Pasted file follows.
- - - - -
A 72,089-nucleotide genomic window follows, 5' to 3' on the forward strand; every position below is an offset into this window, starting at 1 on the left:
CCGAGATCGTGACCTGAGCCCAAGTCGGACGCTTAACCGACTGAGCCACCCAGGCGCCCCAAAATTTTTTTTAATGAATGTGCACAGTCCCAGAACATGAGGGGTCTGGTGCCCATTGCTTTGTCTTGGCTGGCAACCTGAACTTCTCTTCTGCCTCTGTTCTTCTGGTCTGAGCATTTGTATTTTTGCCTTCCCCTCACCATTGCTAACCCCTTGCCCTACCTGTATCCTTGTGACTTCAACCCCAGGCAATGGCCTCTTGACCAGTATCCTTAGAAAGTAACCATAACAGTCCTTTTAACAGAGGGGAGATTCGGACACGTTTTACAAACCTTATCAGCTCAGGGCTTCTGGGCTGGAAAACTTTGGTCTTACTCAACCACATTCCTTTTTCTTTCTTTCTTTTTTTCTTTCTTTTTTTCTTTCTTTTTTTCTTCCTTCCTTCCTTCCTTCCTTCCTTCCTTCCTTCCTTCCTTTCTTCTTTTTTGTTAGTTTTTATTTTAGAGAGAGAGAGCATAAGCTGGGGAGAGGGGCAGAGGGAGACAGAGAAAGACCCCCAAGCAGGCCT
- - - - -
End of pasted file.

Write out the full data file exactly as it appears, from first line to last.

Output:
A 72,089-nucleotide genomic window follows, 5' to 3' on the forward strand; every position below is an offset into this window, starting at 1 on the left:
CCGAGATCGTGACCTGAGCCCAAGTCGGACGCTTAACCGACTGAGCCACCCAGGCGCCCCAAAATTTTTTTTAATGAATGTGCACAGTCCCAGAACATGAGGGGTCTGGTGCCCATTGCTTTGTCTTGGCTGGCAACCTGAACTTCTCTTCTGCCTCTGTTCTTCTGGTCTGAGCATTTGTATTTTTGCCTTCCCCTCACCATTGCTAACCCCTTGCCCTACCTGTATCCTTGTGACTTCAACCCCAGGCAATGGCCTCTTGACCAGTATCCTTAGAAAGTAACCATAACAGTCCTTTTAACAGAGGGGAGATTCGGACACGTTTTACAAACCTTATCAGCTCAGGGCTTCTGGGCTGGAAAACTTTGGTCTTACTCAACCACATTCCTTTTTCTTTCTTTCTTTTTTTCTTTCTTTTTTTCTTTCTTTTTTTCTTCCTTCCTTCCTTCCTTCCTTCCTTCCTTCCTTCCTTCCTTTCTTCTTTTTTGTTAGTTTTTATTTTAGAGAGAGAGAGCATAAGCTGGGGAGAGGGGCAGAGGGAGACAGAGAAAGACCCCCAAGCAGGCCT